Dozens of social media platforms have come and gone over the years, and there’s no doubt that Snapchat is currently one of the most popular. There’s plenty of reasons: It’s fast and easy to use, but also private; perfect for selfies, but also useful for keeping up with the news; and you’re able to follow celebrities, but also see what friends are viewing your content.
Snapchat is very much of its time. It is exclusively mobile-based, which even a few years ago would have seemed a disadvantage, meaning even Facebook and Twitter seem comparatively old. Likewise, whether it is a fad or not, Snapchat certainly has all the intensity of a fad. It is constantly changing and reinventing itself. As a result, it has even arrived at South West College (swccollege). So what’s the story of this App which continues to grow in popularity for both businesses and the public, and how does it manage to represent so much of what the world is in 2016?
Snapchat was created by Evan Spiegel, Bobby Murphy, and Reggie Brown when they were students at Stanford University. It originally existed as a class project based on Brown’s notion of disappearing images, which Spiegel speculated was a ‘million dollar idea’. After Murphy was brought in to help write the source code, they launched a version of the App called ‘Picaboo’ from Spiegel’s living room in July 2011. By the end of the summer it only had 127 users and fallouts began; Brown and Spiegel got in an argument over things like the order of names on the patent and equality splits, and things resulted in Brown being exiled from the company, and Spiegel and Murphy changing the name to Snapchat.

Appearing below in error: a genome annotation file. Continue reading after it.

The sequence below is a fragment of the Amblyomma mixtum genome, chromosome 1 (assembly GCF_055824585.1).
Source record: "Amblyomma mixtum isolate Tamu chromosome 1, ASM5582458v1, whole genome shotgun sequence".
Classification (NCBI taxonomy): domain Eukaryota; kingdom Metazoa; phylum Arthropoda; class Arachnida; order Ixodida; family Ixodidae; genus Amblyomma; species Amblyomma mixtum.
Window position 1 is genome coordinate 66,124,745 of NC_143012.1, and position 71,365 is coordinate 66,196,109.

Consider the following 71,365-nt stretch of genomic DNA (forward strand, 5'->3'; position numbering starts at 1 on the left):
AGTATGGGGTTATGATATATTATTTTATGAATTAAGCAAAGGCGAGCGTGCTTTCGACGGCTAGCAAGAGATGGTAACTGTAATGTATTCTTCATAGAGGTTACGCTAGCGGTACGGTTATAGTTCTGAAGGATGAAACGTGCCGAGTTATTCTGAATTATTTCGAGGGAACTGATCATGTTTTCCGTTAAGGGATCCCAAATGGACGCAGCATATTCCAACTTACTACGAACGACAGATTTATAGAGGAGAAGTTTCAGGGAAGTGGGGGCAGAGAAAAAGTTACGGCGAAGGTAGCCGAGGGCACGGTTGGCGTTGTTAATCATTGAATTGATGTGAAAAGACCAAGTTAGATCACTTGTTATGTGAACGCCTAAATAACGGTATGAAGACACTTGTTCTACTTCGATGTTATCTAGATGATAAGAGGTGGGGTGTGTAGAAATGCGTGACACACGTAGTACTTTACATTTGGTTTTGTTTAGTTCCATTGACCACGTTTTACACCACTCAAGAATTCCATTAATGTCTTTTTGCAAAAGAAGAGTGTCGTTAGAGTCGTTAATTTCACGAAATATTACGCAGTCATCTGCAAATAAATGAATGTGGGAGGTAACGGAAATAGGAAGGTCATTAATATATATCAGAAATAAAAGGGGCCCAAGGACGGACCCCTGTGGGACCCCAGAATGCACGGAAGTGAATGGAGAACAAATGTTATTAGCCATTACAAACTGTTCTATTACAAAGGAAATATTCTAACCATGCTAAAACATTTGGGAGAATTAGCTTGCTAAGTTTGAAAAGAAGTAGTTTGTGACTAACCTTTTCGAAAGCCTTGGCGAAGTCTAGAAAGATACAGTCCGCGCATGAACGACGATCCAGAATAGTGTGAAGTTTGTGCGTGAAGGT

It was then that popularity quickly grew. With temporary pictures, Snapchat offered an alternative to the worrying ‘what happens on the internet stays on the internet’ society, and there were 100,000 users by April of 2012. With server bills growing expensive, Jeremy Liew stepped in and invested almost half a million dollars, a figure which meant Spiegel dropped out of Stanford weeks before graduating. Soon Snapchat launched on android and introduced videos, and by February of 2013 there were over 60 million snaps sent every day.
Perhaps unsurprisingly, Reggie Brown decided to file a lawsuit against the company. After all, by May stats were up to 150 million snaps per day, big brands were starting to get involved, and deals were being done that saw Spiegel and Murphy take home ten million dollars each. The lawsuit brought up text messages showing Spiegel admit that Brown came up with the idea of disappearing messages, but it wasn’t the only big development: Snapchat Stories came along; Mark Zucherberg offered $3 Billion for the company, an offer that was refused.
As the lawsuit continued more evidence seemed to confirm that it was Brown, not the co-founders who came up with the idea for Ssnapchat. Still, they were intent on moving forward, and challenged Instagram with the introduction of filters, timestamps and speed overlays, and the ability to replay snaps. The lawsuit wasn’t Snap Chat’s only public problem. They had to negotiate something of a scandal after they initially refused to apologise after a malicious attack exposed the username and phone numbers of over 4.6 million users. Still, new features continued to come along: text conversations were added alongside video chat, Our Story and Geofilters, which eventually brought along a valuation of $10 Billion.
The lawsuit with Brown was eventually settled, and new features have continued, with the introduction of Discover, facial recognition and memories. Whether a continuing fad, or something that will be around for years to come, it continues to capture and mirror the world around us. Follow South West College on Snapchat (swccollege) to get a different look at South West College!